Letters by a Swagman

by Emma Bielby

Letters by a Swagman

                                                                                                            15 September 1890

Dearest Juliet,

I have decided to join the union as surely we work harder than they pay. As I said in the last letter, life is hard in Australia. I continue to try and find a better Station to work on but so far they are all the same, I barely make enough to cloth and feed myself. Give me a few more years to settle down and find a place then I will send for you. I am currently working at the Leichhart Downs Station and in the surrounding areas. I know you miss me and I love you too.

Love always your brother,


Dearest Juliet, 9 May 1891

I know I said I would keep out of trouble but I always seem to find it, or it seems to find me. The Union has gone on strike; all shears are staking them out at the moment. By day things get tense as we protest about the unfair conditions as night fall everyone is on edge like they are waiting for something to happen. As the weeks roll on the violence and aggression of the situation begin to grow. The free laborers are traders and are at the moment the aim of all the anger.

Food is becoming scarce and many go to bed hungry, we are wondering how much longer can our strike last?

Always yours,


Dearest Juliet, 13 May 1891

The Union finally called off the strike; the squatters have won this time, though I believe this is not the last of it. Some of the conditions have been changed to make working a little easier but we want our full rights. I will continue to fight for what is ours.

Love always your brother,


Dearest Juliet, 21 March 1894

The union called a meeting the other day. We are gathering all other union members around Australia, bringing them here for a final battle. They will give us proper rights one way or another; many would even die fighting for the cause. But dont you worry, nothing will happen to me. I have set fire to many stations in protest as we band together, but have yet to be seen or caught in the act.

Love Samuel

Dearest Juliet, 24 August 1894

Today we strike! We all rallied together and lit the paddle steamer called the P.S.Rodney. I watched as the fire burnt brighter than the sun itself. The Troopers came in with their batons not knowing what to do. Dont worry I didnt get caught and no one was left on the steamer. We targeted the P.S Rodney as it was carrying the free laborers across to an island. We boarded the boat and forced them all off before setting about igniting it. I would have liked to watch it sink but after a few minutes the Troopers began to organize themselves and started arresting some of the protesting union workers. I feel we are finally getting their attention which means it wont be much longer now until our demands are met. But please dont worry about me.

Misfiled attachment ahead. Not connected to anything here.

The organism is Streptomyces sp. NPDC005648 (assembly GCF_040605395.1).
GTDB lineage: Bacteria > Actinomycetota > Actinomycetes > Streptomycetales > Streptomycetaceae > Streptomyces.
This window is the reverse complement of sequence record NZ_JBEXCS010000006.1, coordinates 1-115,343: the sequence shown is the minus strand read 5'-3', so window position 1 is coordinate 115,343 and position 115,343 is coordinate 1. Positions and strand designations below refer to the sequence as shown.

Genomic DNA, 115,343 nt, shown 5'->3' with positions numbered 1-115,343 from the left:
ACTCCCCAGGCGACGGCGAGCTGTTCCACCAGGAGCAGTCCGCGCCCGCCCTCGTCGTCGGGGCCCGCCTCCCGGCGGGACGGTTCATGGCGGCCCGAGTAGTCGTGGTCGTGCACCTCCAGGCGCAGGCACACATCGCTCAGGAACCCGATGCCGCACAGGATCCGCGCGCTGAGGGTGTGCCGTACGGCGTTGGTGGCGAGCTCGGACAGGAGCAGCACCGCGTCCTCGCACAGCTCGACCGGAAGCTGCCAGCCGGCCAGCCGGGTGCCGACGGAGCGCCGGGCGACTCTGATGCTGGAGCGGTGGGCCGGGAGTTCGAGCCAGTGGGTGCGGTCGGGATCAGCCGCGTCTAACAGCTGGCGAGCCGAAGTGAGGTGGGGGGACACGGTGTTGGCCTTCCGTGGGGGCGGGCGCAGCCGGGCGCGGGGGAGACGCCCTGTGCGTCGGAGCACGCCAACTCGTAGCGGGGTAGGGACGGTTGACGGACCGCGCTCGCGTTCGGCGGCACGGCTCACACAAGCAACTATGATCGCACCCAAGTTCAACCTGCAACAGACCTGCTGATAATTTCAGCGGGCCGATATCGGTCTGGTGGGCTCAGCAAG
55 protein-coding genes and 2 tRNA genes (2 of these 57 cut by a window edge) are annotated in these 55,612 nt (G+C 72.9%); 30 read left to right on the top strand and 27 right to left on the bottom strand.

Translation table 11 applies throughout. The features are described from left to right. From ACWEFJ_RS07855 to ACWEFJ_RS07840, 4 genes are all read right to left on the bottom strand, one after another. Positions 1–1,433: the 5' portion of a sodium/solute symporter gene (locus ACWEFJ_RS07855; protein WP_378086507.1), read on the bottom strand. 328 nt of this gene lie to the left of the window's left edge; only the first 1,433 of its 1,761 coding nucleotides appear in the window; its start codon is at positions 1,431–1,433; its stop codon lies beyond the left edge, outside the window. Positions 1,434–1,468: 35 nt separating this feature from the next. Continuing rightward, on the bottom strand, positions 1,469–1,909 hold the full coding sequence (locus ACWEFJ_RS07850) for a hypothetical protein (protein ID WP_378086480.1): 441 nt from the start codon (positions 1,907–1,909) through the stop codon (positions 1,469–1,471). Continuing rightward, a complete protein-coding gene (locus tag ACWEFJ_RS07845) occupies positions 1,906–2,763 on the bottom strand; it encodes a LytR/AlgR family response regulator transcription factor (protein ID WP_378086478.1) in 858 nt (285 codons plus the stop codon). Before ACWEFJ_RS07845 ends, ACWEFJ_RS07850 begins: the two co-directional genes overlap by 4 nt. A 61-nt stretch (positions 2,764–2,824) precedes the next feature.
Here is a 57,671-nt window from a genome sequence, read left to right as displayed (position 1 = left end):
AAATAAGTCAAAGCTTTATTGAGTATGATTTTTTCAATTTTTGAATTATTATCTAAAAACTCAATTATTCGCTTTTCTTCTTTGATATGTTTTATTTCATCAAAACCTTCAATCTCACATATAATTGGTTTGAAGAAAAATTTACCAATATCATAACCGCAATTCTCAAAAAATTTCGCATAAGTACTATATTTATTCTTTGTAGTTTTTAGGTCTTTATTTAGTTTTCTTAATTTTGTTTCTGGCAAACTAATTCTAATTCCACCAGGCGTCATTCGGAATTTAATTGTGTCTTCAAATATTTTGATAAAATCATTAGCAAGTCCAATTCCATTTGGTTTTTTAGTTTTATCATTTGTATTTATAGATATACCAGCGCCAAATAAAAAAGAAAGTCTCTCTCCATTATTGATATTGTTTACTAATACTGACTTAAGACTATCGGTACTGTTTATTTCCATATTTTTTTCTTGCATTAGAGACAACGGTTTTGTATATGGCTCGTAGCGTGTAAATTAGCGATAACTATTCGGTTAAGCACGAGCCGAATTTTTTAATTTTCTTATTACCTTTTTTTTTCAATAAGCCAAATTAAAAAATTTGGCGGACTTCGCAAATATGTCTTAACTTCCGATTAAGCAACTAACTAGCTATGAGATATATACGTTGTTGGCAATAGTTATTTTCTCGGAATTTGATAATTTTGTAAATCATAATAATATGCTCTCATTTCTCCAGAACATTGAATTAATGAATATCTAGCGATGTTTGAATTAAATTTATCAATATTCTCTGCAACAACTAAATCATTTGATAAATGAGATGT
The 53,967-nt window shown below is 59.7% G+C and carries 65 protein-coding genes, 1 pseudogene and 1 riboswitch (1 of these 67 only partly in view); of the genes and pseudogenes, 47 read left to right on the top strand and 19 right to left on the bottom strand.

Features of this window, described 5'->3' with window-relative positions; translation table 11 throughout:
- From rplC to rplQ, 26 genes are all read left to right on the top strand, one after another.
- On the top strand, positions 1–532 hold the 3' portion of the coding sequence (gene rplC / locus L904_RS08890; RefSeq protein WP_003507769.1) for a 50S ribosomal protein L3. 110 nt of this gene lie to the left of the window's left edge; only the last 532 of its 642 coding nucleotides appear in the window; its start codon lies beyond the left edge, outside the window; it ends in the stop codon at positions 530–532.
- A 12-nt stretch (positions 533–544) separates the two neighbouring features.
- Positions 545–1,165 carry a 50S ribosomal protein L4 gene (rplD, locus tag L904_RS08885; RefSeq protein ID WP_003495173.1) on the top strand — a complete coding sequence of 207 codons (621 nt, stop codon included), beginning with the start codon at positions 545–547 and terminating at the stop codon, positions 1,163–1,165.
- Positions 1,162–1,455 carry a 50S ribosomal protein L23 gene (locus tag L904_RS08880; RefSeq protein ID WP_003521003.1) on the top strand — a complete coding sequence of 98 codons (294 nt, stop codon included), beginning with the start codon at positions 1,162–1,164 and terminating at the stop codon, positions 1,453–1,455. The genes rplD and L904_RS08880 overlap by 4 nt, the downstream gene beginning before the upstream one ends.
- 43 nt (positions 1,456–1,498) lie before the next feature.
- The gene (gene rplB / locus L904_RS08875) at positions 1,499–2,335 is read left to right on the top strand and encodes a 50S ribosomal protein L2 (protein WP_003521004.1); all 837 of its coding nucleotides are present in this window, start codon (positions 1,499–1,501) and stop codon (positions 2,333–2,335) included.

With all my love,


Dearest Juliet, 2 September 1849

Anger fills the camp as news of Billy McLean, a union member was found shot just outside of the town. At first there was fear, but now there is talk of war! McLean was just 26 years old, too young to die. I could not begin to imagine how his father feels. Now is time to put our words into action, now is time for a plan. This is a fight worth fighting for until the end and thats just what Im going to do. Dearest Juliet, you know I love you and think about you a lot. I know you will find it hard to understand why I must do what I do. I will make you proud of me, you will see.

Love your brother,


Dear Juliet 4 September 1894

We did it! We took a stand. There were hundreds of us union shearers at arms. I lit up the Dagworth station and then the fight broke out. Bullets went everywhere. Then the bodies began to drop on both sides of the battle as people got shot. There were bullets flying everywhere and people screaming as they caught on fire. I ran as fast as I could towards the wild growths looking for cover.

I have been a-waltzing a while now and am well worn. I fear that I may be caught by troopers and as I was the one to light the station I feel my punishment will be extreme. I write this as I sit by fire side a waiting my billy to boil. I have chosen to camp by a billabong under a coolabah tree and wait for the following morning to continue. You would not believe my luck as I set about my camp site, a young jumbuck had come to the billabong for a drink. So as I sit and wait for my billy to boil I throw the jumbuck into my empty tucker bag and hes a good fit the jumbuck is a fighter though.

To Juliet Hoffmeister, 28th September 1894

I regret to inform you of the tragic death of your brother Samuel Hoffmeister found deceased after being pulled out of a billabong on the 4th of September. We were looking to arrest him on charges of violence and vandalism of burning down the Dagwood shearing station on the 2nd of September two days earlier and the possible participation in the shootout. My self, two other offices and the owner Richard MacPherson, had followed his trail for over a day in hope of capture and justice for the damage caused. On approach of arrest Samuel had been found with o stolen local stray jumbuck. To evade capture he threw himself into the billabong and evidently drowned.

I offer my deepest apologies once again,


Sherriff William Jefferson of the Dagworth County


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